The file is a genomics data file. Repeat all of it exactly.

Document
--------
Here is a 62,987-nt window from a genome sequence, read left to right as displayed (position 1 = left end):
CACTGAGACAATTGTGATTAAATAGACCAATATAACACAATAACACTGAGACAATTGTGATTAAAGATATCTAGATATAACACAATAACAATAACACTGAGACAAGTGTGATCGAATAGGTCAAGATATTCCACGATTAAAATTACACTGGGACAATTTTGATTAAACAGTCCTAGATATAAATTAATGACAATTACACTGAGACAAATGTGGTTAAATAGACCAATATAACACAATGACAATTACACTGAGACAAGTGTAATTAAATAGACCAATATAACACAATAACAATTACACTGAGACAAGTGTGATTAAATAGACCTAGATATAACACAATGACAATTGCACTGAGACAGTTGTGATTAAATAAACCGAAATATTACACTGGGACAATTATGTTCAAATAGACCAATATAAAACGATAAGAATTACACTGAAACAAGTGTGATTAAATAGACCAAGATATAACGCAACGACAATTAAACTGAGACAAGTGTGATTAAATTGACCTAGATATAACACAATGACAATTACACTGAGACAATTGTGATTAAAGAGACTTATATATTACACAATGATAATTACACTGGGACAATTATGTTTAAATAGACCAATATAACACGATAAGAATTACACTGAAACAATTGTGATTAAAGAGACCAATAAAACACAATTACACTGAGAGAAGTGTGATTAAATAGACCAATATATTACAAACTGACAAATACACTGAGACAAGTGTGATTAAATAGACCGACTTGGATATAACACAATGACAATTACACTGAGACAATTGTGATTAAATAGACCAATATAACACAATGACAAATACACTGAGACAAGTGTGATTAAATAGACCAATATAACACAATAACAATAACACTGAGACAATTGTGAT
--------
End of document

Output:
Here is a 62,987-nt window from a genome sequence, read left to right as displayed (position 1 = left end):
CACTGAGACAATTGTGATTAAATAGACCAATATAACACAATAACACTGAGACAATTGTGATTAAAGATATCTAGATATAACACAATAACAATAACACTGAGACAAGTGTGATCGAATAGGTCAAGATATTCCACGATTAAAATTACACTGGGACAATTTTGATTAAACAGTCCTAGATATAAATTAATGACAATTACACTGAGACAAATGTGGTTAAATAGACCAATATAACACAATGACAATTACACTGAGACAAGTGTAATTAAATAGACCAATATAACACAATAACAATTACACTGAGACAAGTGTGATTAAATAGACCTAGATATAACACAATGACAATTGCACTGAGACAGTTGTGATTAAATAAACCGAAATATTACACTGGGACAATTATGTTCAAATAGACCAATATAAAACGATAAGAATTACACTGAAACAAGTGTGATTAAATAGACCAAGATATAACGCAACGACAATTAAACTGAGACAAGTGTGATTAAATTGACCTAGATATAACACAATGACAATTACACTGAGACAATTGTGATTAAAGAGACTTATATATTACACAATGATAATTACACTGGGACAATTATGTTTAAATAGACCAATATAACACGATAAGAATTACACTGAAACAATTGTGATTAAAGAGACCAATAAAACACAATTACACTGAGAGAAGTGTGATTAAATAGACCAATATATTACAAACTGACAAATACACTGAGACAAGTGTGATTAAATAGACCGACTTGGATATAACACAATGACAATTACACTGAGACAATTGTGATTAAATAGACCAATATAACACAATGACAAATACACTGAGACAAGTGTGATTAAATAGACCAATATAACACAATAACAATAACACTGAGACAATTGTGAT